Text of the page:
Letting the Corn Genome Out of the Bottle

In Farming, Research, USDA by Cindy

USDA scientists recently published the most comprehensive analysis to date of the corn genome, which should speed up development of improved varieties, including drought resistance.

“This kind of research is very important to identify functional characteristics that are of importance to the farmer,” said USDA’s Chief Scientist Dr. Catherine Woteki, who adds that the information will now be used by seed companies. “So they’ll be able to develop the next generation of corn varieties that will have these beneficial traits in them for farmers.”

The researchers published two separate reports in Nature Genetics that shed light on corn’s remarkable genetic diversity, reveal its evolution, and outline how corn, known as maize among scientists, continues to diversify as it adapts to changing climates and habitats.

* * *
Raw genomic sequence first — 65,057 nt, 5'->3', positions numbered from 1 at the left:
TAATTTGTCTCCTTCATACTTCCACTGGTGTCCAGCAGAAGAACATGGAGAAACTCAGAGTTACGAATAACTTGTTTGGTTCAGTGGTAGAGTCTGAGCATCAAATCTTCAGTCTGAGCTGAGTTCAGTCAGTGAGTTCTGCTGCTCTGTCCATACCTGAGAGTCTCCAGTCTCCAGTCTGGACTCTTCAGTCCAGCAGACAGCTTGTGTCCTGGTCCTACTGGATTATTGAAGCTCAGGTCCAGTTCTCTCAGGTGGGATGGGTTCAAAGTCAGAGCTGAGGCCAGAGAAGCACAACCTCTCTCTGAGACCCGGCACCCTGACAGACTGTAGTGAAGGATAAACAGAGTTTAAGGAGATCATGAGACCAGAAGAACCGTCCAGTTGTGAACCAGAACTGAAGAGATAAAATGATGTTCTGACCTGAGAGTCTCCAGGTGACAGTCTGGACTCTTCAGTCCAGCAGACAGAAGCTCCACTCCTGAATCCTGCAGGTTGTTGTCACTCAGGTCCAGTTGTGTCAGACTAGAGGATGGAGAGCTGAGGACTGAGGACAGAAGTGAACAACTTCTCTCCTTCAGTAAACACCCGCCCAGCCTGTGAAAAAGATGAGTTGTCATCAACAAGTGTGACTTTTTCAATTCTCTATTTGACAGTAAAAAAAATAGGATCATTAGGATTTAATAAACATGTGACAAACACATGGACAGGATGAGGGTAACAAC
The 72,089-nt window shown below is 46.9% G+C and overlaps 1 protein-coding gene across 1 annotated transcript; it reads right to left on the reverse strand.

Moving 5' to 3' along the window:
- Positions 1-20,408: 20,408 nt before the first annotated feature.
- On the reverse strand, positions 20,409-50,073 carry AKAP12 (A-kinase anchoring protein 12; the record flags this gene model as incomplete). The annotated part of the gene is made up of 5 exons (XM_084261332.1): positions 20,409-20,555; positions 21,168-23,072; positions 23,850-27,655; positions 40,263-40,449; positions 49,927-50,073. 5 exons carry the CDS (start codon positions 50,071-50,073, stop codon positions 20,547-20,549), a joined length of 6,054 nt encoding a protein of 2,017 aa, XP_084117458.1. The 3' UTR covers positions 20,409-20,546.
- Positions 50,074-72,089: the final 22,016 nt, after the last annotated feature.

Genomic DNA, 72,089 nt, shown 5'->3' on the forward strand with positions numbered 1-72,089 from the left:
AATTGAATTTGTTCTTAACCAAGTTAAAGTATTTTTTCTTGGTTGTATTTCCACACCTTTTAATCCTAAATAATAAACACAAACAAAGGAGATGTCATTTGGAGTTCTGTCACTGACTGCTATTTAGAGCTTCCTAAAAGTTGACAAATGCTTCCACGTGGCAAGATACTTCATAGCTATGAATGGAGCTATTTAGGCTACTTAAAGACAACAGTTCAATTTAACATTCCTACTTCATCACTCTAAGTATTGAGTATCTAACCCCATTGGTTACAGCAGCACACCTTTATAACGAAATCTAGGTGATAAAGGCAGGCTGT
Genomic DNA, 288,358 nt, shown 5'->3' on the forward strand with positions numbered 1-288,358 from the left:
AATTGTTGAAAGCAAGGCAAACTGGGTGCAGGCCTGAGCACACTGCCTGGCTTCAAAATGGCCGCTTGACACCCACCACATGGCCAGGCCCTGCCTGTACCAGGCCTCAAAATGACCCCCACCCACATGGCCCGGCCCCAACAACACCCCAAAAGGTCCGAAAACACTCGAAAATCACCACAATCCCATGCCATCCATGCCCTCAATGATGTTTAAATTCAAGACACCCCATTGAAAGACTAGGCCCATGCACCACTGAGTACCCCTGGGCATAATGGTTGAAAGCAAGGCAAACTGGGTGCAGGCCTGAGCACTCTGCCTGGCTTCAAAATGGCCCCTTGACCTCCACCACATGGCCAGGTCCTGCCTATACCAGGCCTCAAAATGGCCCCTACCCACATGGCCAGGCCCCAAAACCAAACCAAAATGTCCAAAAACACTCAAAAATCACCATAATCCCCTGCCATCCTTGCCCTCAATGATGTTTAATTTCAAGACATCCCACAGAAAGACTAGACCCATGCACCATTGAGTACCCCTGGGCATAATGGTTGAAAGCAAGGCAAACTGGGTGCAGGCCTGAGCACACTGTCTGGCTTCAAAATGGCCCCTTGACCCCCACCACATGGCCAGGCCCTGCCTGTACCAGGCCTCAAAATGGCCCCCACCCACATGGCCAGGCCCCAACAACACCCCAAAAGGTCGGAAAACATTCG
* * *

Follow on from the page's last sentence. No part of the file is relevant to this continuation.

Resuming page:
One report examines the genetic structure and the relationships and sequential ordering of individual genes in more than 100 varieties of wild and domesticated corn. Lead author Jer Ming Chia described how the structures of genomes can vary tremendously from one corn variety to the next, how structural variations within a genome can have major effects on traits, and how the corn genome is essentially still in flux. The researchers also discovered significant variations in the physical size of genomes of different varieties.

A second report provides a glimpse into how corn evolved from a wild, scrubby plant into what is arguably the most important crop in the world. The researchers identified hundreds of genes that played a role in the transformation of corn from its wild roots to today’s cultivated crop and show how that transition was largely achieved by ancient farmers who first domesticated the crop thousands of years ago.